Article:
Drug Research and Price Controls: What Would Happen If the United States Adopted Other Countries' Drug Price Regulations? (Health & Medicine)

By Vernon, John A. | Regulation, Winter 2002 | Go to article overview
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Drug Research and Price Controls: What Would Happen If the United States Adopted Other Countries' Drug Price Regulations? (Health & Medicine)


Vernon, John A., Regulation


IN THE UNITED STATES, PRESCRIPTION DRUG prices are largely unregulated. That differs from most other countries, where drug prices are regulated either directly through price controls (e.g., France and Italy), indirectly through limits on reimbursement under social insurance schemes (e.g., Germany and Japan), or indirectly through profit controls (e.g., the United Kingdom). For a detailed listing of those controls, see Table 1.

That striking difference has given rise to one of the most contentious public policy issues in recent years: whether or not the U.S. government should join most of the rest of the world in regulating drug prices. In general, supporters of pharmaceutical price controls argue that drug prices in the United States are excessive and that price controls would ensure affordable health care for all Americans. Opponents of price regulation argue that price controls would significantly diminish incentives to invest in pharmaceutical research and development, which would harm medical advances in the future. Are those opponents of regulation correct?

PHARMACEUTICAL R&D INVESTMENT

Basic economic theory predicts that firms invest in capital up to the point where the expected marginal efficiency of investment (MEI) is equal to the marginal cost of capital (MCC). That equilibrium may be thought of in the classic way as the intersection of a demand (for investment) and supply curve (investment funds). Specifically, the firm's MEI schedule is derived by arranging potential investment projects in a decreasing order with respect to each project's risk-adjusted expected rate of return. Firms will undertake the most profitable projects first and will continue to undertake additional projects so long as the expected rate of return from the next project exceeds the firm's marginal cost of capital. The classic supply and demand framework for capital investment may be applied directly to investment in pharmaceutical research and development.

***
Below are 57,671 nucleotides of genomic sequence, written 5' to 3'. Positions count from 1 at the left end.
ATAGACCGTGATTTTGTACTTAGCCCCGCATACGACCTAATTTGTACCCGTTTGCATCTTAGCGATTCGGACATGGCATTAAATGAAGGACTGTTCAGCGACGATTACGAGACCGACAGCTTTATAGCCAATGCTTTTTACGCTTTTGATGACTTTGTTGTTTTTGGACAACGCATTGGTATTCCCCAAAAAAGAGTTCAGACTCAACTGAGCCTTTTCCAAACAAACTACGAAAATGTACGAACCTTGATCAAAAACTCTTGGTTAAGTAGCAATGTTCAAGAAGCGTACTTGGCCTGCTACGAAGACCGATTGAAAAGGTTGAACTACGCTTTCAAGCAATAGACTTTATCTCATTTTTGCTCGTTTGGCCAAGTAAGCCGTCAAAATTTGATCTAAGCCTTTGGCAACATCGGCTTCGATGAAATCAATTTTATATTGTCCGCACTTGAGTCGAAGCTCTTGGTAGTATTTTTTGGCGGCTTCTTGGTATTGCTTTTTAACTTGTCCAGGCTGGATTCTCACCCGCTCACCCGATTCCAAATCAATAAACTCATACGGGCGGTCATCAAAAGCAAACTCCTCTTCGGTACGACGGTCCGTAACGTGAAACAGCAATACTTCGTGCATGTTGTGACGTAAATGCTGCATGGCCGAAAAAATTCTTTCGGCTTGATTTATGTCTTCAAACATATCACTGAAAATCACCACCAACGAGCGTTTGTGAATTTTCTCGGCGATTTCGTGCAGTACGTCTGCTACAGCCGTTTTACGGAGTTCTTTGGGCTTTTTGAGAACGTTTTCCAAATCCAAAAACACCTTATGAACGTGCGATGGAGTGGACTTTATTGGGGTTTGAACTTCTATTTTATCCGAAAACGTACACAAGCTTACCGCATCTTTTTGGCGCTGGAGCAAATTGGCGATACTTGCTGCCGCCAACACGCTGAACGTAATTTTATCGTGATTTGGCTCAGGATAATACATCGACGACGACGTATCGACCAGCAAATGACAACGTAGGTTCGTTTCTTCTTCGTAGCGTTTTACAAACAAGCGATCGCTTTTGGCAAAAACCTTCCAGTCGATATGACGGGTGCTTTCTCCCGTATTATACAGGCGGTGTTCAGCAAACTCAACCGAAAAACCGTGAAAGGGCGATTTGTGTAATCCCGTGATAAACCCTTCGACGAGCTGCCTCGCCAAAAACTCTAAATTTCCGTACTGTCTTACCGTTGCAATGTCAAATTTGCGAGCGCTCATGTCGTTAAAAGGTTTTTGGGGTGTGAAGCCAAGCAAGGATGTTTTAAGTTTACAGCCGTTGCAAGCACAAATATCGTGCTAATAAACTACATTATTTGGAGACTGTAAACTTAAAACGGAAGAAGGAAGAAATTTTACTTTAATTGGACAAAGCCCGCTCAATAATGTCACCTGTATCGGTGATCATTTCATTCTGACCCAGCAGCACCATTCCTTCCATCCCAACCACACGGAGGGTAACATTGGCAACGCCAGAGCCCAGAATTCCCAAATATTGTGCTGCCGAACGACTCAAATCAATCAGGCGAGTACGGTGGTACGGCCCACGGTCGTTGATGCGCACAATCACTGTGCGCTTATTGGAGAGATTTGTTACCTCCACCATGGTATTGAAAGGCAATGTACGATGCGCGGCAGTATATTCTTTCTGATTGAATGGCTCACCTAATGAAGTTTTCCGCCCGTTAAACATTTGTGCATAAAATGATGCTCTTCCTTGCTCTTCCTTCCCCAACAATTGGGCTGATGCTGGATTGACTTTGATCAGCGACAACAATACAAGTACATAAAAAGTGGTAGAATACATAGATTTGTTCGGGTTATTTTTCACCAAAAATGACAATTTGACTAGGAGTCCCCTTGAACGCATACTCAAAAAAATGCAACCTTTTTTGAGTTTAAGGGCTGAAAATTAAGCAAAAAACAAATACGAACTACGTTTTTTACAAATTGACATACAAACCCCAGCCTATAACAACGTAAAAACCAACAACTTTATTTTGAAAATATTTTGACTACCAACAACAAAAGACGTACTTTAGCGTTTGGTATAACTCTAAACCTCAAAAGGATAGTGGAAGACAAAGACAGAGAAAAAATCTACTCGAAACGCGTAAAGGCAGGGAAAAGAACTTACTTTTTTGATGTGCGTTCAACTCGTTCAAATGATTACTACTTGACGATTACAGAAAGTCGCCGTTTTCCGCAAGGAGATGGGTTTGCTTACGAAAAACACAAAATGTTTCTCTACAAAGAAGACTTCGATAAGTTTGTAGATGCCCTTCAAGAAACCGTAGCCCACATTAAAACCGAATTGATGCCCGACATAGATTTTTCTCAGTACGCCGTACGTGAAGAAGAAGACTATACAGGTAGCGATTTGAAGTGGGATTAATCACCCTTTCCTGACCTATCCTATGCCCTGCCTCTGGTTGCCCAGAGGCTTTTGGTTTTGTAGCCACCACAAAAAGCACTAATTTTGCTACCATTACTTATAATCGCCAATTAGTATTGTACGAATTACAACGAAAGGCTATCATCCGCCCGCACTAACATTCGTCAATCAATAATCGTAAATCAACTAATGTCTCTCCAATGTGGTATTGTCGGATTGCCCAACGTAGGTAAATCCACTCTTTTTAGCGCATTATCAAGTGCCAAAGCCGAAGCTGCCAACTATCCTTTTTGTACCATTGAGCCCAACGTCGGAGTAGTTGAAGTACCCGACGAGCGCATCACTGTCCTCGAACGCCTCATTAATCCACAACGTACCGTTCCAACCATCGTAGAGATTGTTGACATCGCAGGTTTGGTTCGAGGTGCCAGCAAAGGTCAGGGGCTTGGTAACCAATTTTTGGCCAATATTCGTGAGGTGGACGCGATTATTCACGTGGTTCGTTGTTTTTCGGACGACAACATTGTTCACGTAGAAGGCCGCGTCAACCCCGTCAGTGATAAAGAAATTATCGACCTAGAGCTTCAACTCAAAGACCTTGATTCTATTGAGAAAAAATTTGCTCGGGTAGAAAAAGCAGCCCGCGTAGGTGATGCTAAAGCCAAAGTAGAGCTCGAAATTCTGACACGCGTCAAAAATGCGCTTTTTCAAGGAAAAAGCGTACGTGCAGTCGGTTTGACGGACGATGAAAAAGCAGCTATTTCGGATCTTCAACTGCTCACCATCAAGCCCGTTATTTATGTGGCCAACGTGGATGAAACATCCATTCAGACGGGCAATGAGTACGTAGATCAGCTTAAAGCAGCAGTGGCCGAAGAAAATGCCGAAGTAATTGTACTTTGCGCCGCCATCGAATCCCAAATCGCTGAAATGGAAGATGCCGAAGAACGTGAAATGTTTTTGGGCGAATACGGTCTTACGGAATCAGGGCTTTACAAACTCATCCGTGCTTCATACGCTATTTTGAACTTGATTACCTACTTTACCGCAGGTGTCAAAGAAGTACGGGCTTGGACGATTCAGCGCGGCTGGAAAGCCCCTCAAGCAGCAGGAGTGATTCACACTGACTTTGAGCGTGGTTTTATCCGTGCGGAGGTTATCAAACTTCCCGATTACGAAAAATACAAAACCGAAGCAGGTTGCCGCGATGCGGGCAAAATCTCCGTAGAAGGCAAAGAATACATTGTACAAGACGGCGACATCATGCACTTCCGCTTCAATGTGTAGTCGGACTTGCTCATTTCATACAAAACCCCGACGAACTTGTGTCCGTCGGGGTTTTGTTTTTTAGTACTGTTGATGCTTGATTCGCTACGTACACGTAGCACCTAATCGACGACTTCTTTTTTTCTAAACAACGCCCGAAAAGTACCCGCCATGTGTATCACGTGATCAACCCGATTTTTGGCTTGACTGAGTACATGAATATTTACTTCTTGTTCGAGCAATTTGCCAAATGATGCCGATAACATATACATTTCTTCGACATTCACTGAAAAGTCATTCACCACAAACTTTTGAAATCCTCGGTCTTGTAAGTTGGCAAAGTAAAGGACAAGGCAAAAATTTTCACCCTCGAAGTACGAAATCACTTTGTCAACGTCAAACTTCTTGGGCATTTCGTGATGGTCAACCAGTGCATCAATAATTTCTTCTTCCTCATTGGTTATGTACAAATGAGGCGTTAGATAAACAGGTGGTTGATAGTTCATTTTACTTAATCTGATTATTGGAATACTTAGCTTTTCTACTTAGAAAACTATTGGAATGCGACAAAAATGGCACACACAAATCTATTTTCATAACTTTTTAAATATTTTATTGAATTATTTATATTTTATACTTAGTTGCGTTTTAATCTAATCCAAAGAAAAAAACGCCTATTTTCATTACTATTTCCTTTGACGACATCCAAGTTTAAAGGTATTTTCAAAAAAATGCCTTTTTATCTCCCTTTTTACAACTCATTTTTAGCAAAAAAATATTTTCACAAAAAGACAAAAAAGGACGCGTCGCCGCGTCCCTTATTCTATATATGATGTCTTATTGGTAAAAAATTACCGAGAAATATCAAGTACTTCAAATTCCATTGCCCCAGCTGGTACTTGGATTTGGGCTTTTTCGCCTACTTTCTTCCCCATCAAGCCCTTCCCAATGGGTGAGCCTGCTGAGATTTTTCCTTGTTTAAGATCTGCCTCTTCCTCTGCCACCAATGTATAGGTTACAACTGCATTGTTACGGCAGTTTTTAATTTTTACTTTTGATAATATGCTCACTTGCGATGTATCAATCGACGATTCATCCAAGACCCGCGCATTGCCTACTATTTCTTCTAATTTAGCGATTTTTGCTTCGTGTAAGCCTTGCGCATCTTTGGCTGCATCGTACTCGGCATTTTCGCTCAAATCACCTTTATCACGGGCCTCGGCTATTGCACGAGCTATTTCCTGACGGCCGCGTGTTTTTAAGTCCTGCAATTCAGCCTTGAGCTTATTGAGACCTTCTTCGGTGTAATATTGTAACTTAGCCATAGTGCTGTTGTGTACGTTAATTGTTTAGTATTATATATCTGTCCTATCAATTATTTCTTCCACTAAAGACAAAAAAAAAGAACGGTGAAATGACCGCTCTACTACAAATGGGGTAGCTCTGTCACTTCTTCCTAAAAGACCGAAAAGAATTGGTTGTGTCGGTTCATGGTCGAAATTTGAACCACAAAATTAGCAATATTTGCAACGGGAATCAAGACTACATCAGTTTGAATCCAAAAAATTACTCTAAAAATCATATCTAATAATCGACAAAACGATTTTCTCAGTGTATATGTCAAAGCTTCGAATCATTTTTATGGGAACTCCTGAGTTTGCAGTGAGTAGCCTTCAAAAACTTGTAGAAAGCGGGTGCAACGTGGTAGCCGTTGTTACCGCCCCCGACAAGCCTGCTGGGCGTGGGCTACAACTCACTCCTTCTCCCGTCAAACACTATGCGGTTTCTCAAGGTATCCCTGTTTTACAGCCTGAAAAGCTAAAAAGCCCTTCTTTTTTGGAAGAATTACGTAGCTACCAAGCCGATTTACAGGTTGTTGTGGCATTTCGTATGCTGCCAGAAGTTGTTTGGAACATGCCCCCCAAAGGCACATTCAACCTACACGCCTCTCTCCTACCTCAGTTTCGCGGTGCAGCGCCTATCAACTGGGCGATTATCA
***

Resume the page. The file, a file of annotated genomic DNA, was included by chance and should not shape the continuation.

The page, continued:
In a neoclassical world, with perfect information and well-functioning capital markets, the MCC schedule would simply be constant at the real market rate of interest. The firm will be indifferent about the source of investment finance. However, recent work -- both theoretical and empirical -- has demonstrated that the source of finance does matter. Cash flows, because they have a lower cost of capital relative to external debt and equity, exert a positive influence on firm investment spending. That has been particularly true for empirical studies of pharmaceutical R&D investment.

The effect of price controls and other equivalent regulations is to reduce the expected return on investment in R&D (and therefore the demand for R&D). Thus, for firms whose pharmaceutical sales come primarily from markets outside the United States, the expected returns to R&D are likely to be lower (all things considered) than the expected returns to R&D for firms whose market is predominantly the U.S. pharmaceutical market.

Data and model design To begin my research, I collected data for the world's 20 largest pharmaceutical firms (as ranked by 1999 world pharmaceutical sales) for the period from 1988- 1999 through IMS America, Standard and Poor's Compustat files, and Scrip Company League Tables. (I ignored firms that ranked between 20 and 50 because many of those are generic drug manufacturers without the same emphasis on R&D as "brand name" drug makers.) Of the top 20 firms for which IMS data were collected, 15 also had data available from both Compustat files and Scrip. Those 15 firms became the sample for my study.

Ranked in order of sales, those firms are: Pfizer, Merck & Co., AstraZeneca, Aventis, Bristol-Myers Squibb, Glaxo Well-come, Pharmacia, Roche, Johnson & Johnson, American Home Products, Eli Lilly, SmithKline Beecham, Abbott Laboratories, Bayer, and Amgen.

I then estimated the following regression model of the determinants of R&D investment intensity:

[RDS.

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